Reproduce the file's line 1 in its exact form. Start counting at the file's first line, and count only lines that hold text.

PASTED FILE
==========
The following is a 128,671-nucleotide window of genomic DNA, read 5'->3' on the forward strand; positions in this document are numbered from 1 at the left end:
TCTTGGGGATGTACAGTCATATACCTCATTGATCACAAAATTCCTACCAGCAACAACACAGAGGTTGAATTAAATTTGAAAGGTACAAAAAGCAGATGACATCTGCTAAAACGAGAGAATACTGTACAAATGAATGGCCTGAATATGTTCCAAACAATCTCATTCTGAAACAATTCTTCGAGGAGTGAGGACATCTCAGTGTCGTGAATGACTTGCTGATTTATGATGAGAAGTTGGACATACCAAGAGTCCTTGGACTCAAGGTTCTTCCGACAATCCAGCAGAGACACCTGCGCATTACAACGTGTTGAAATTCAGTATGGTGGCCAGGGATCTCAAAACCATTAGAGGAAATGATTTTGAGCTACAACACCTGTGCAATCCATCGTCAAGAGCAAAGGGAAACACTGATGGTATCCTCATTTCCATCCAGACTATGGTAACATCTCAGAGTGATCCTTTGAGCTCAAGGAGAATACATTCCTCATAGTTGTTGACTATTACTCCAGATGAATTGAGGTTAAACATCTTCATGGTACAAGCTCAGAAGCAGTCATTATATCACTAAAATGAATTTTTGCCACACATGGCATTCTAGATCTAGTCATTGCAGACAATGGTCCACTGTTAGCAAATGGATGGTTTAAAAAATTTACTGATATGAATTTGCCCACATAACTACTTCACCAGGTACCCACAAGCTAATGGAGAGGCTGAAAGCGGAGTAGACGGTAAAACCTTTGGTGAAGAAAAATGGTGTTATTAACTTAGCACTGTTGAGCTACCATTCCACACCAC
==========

The following is a 128,671-nucleotide window of genomic DNA, read 5'->3' on the forward strand; positions in this document are numbered from 1 at the left end: